The US is "seriously concerned" about reports of the shooting, though information is "scant at this time," John Kirby, US National Security Council spokesperson, said in a Friday briefing.
CNN has reached out to the US Embassy in Jerusalem and the US Office of Palestinian Affairs in Jerusalem for comment.
This post has been updated with comments from a US national security official.
“I’m so scared for Motaz.”
“I hope Motaz is okay.”
“Pray for Motaz.”
These are some of the comments from one of Motaz Azaiza's dispatches from Gaza, broadcast to his millions of followers: images of his once-vibrant neighborhood transformed into a gray wasteland, raw glimpses of carnage in the ashes, and reflections on his own feelings of rage and exhaustion.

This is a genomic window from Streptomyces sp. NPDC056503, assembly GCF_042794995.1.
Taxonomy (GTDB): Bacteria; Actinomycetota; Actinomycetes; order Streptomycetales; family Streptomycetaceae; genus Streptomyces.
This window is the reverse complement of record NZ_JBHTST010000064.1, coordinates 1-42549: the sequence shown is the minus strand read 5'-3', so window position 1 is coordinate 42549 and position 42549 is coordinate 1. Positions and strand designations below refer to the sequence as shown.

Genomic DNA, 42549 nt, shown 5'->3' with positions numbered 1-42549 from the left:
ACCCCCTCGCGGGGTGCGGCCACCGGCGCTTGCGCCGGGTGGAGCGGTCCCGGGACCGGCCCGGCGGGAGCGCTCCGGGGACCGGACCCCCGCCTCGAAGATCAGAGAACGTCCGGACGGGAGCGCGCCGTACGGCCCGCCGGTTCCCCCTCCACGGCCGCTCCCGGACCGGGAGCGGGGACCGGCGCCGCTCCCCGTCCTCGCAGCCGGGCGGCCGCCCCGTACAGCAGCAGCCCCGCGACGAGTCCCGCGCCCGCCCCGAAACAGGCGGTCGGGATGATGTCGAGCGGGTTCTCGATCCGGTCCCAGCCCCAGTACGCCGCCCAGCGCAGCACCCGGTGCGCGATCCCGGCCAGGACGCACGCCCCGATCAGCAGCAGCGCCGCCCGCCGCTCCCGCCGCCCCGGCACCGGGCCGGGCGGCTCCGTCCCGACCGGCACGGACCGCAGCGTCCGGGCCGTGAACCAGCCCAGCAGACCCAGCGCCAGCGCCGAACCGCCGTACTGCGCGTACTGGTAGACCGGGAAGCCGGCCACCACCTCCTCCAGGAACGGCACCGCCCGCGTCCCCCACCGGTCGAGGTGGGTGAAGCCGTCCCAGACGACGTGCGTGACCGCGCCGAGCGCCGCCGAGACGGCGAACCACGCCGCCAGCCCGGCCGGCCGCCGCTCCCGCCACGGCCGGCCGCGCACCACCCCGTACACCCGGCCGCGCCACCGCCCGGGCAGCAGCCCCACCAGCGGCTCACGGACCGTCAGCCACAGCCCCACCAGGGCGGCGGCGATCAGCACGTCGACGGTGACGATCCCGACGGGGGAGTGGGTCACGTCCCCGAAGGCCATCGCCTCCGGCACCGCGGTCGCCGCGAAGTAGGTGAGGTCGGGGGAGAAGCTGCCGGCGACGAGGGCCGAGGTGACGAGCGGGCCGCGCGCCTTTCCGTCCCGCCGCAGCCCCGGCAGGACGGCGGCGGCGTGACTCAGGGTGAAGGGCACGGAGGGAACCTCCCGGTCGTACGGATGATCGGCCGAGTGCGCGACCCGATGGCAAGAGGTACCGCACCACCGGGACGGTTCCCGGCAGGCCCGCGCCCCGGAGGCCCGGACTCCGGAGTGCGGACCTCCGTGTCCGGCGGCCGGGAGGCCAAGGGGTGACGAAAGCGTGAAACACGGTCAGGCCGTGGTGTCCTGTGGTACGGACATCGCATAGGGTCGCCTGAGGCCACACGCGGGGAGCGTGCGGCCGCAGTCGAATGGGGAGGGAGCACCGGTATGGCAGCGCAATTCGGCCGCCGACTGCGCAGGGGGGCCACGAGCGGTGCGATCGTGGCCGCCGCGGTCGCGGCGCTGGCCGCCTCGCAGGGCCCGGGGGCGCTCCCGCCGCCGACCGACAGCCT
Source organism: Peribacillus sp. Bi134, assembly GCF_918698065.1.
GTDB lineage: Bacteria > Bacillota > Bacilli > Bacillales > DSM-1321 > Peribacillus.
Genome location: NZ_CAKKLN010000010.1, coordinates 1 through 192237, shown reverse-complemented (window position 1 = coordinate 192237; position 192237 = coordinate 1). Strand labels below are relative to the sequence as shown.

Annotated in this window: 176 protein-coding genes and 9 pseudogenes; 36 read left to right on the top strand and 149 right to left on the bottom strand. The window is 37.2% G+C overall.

Noor, a medical student in California who asked to go by her first name for safety reasons, is one of the many followers who refer to Azaiza with the familiarity of his first name. She gets notifications on her phone each time he posts and worries when too much time passes.
“For so many of us, it almost feels like he’s a brother. He’s a friend, and we’re seeing him suffer in real time,” she told CNN.
Like millions of others around the world, Noor is witnessing the war in Gaza through the eyes of Palestinians who are sharing their daily realities on social media. Through their posts on Instagram, X and other platforms, these citizen journalists are putting a face to the conflict, giving outsiders an intimate look at the human costs of war from the perspective of people who live there. In return, their followers are developing strong emotional connections with them.